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Has P25 Abandoned the Conventional Public Safety Market?
John Facella (Principal, Panther Pines Consulting LLC)
Jon Paul Beauchamp (Dir Business Development, Icom America)
Andrew Seybold (CEO & Principal Consultant, Andrew Seybold, Inc.)
Neil Horden (Principal Consultant, Horden Technology, LLC)
Ernie Blair (Chief Executive Officer, Madison County Communications District)
Date: Thursday, March 24
Time: 1:00 pm - 2:15 pm
Track: Interoperability, Emergency Comms: LMR, LTE, 5G
Format: Short Course
Vault Recording: TBD
The current development of P25 is primarily concerned with adding features for large city trunking systems. P25 Phase 2 trunking is already capable 6.25 kHz channels, despite the fact that many such systems are at 800 MHz which has no likely FCC mandate to become 6.25 kHz spectrum efficient. Meanwhile, conventional systems throughout rural and suburban American and Canada, will never have the critical mass of users and number of radio calls to make the efficiencies of trunking worthwhile for the added cost and complexity. Also most of those conventional systems for public safety operate on VHF or UHF frequencies, which in the U.S. are subject to an eventual 6.25 kHz spectral efficiency mandate. Yet despite some discussion decades ago, there are no plans to create a 6.25 kHz standard for conventional P25. The result of all of this is that many public safety agencies, who are modernizing their outdated conventional analog or P25 systems, are moving to DMR technologies which offer a 2 slot in 12.5 kHz solution, making them "future ready" for the eventual FCC mandate to 6.25 kHz operation. Thus those rural and suburban public safety systems will GO BACKWARD in terms of interoperability, to a time before the P25 standard was devised 33 years ago, when we had disparate systems that would not talk to one another.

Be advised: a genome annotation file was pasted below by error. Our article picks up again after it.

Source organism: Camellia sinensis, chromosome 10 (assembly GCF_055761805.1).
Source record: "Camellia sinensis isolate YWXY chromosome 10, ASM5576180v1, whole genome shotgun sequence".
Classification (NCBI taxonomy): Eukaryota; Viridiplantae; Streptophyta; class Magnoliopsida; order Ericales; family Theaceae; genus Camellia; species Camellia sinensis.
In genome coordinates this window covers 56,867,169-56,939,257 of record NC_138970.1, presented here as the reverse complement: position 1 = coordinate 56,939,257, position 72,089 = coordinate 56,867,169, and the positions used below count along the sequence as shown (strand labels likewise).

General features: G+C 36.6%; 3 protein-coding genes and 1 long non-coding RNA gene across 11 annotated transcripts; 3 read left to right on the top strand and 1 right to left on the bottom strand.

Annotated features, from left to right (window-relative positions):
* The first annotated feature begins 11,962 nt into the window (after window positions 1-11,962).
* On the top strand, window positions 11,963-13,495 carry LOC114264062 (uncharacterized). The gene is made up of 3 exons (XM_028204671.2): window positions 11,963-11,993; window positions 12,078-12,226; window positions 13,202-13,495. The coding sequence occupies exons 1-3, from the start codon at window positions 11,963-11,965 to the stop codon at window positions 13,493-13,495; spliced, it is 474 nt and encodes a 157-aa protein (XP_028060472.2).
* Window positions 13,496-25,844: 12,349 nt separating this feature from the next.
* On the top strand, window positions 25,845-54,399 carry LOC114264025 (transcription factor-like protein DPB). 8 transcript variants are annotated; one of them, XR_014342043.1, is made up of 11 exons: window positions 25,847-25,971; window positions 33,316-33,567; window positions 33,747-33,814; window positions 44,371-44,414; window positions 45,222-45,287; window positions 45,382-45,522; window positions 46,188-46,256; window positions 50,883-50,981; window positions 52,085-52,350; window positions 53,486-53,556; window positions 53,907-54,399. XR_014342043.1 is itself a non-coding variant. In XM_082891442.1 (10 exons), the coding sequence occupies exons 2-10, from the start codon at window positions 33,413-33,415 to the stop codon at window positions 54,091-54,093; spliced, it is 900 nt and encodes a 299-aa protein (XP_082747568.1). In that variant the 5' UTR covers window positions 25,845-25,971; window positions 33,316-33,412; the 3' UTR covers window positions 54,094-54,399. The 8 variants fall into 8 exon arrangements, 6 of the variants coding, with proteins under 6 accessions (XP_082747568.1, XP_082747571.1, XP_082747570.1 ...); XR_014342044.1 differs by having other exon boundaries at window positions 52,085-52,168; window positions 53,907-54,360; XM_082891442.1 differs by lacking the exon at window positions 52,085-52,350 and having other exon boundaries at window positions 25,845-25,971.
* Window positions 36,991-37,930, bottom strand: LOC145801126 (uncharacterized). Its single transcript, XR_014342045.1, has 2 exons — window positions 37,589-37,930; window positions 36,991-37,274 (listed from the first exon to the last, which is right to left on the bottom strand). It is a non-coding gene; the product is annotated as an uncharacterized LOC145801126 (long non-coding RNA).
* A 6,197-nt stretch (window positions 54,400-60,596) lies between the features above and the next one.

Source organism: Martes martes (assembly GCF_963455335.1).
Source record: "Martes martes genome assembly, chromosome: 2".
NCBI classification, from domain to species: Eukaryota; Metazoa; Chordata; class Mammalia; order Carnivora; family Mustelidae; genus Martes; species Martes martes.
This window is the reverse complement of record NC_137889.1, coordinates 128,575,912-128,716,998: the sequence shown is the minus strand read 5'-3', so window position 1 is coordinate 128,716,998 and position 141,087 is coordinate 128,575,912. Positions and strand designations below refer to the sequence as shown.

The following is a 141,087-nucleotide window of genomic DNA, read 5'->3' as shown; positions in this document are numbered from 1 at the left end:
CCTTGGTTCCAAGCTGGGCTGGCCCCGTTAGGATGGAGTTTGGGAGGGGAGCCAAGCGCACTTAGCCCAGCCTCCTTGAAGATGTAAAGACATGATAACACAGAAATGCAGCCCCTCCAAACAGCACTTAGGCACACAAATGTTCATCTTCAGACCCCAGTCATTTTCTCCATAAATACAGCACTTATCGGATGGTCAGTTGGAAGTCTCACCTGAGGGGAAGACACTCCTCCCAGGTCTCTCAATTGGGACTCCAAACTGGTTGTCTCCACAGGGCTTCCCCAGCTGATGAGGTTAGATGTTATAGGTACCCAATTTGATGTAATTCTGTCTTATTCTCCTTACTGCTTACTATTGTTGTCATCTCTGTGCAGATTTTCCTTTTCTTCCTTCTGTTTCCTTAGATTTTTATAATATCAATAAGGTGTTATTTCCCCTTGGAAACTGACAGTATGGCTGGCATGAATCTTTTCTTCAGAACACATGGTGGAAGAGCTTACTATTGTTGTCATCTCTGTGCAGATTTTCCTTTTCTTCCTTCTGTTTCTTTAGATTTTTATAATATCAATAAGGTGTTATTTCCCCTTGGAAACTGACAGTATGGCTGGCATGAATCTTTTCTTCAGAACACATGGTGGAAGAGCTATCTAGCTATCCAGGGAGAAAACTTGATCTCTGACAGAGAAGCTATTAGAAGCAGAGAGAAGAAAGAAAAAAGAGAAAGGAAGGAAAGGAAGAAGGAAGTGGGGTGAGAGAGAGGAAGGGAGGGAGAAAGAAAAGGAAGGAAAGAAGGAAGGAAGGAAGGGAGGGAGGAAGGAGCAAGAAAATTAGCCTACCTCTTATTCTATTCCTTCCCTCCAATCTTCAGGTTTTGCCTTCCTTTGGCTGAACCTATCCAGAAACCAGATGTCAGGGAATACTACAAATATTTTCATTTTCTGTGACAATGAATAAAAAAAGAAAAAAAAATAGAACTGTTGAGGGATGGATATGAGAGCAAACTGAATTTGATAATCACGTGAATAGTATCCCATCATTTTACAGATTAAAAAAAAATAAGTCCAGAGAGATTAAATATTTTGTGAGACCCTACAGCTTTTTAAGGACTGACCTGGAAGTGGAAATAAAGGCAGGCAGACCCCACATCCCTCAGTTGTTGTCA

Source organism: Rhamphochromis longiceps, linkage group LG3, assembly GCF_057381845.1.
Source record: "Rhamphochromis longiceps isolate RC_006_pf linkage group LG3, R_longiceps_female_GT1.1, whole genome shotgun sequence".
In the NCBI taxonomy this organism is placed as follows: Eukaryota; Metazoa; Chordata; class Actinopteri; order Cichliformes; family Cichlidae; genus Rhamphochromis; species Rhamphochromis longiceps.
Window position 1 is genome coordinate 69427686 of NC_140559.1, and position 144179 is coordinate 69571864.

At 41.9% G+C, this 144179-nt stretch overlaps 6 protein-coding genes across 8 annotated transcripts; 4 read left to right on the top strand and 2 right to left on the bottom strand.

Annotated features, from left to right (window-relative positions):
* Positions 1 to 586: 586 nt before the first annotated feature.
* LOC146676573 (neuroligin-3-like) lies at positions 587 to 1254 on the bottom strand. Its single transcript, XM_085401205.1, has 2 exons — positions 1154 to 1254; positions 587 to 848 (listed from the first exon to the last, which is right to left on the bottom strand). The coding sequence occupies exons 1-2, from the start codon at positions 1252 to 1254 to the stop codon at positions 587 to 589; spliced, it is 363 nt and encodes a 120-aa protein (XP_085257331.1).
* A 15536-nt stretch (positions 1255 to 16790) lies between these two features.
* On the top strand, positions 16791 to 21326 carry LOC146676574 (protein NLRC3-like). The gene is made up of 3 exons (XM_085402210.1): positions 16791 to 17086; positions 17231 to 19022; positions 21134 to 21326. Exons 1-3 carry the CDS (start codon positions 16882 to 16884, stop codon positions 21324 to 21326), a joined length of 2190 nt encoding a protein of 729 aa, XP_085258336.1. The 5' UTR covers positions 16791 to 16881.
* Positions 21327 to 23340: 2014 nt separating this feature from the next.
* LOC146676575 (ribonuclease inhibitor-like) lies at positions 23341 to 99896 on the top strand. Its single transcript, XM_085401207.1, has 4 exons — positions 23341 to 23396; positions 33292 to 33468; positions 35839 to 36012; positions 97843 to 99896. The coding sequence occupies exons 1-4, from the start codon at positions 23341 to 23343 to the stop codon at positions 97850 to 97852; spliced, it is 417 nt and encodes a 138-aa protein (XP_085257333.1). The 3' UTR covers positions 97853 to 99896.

The audience will learn: - About the FCC's spectral efficiency future requirement for 6.25 kHz or equivalent operation at VHF and UHF - The fact that the FCC has said they will NOT rescind that requirement - That although there is no date certain for this future requirement, it will impact LMR systems being replaced or refurbished today -Of this apparent omission in the P25 development process - That absent a standards roadmap, no vendor is going to take a chance on developing a conventional 6.25 kHz P25 solution - That 6.25 kHz operation can ONLY be accomplished with digital (not analog) technologies - That using DMR or other non-P25 digital technology is NOT the solution, because this will set public safety interoperability back to where we were before 1989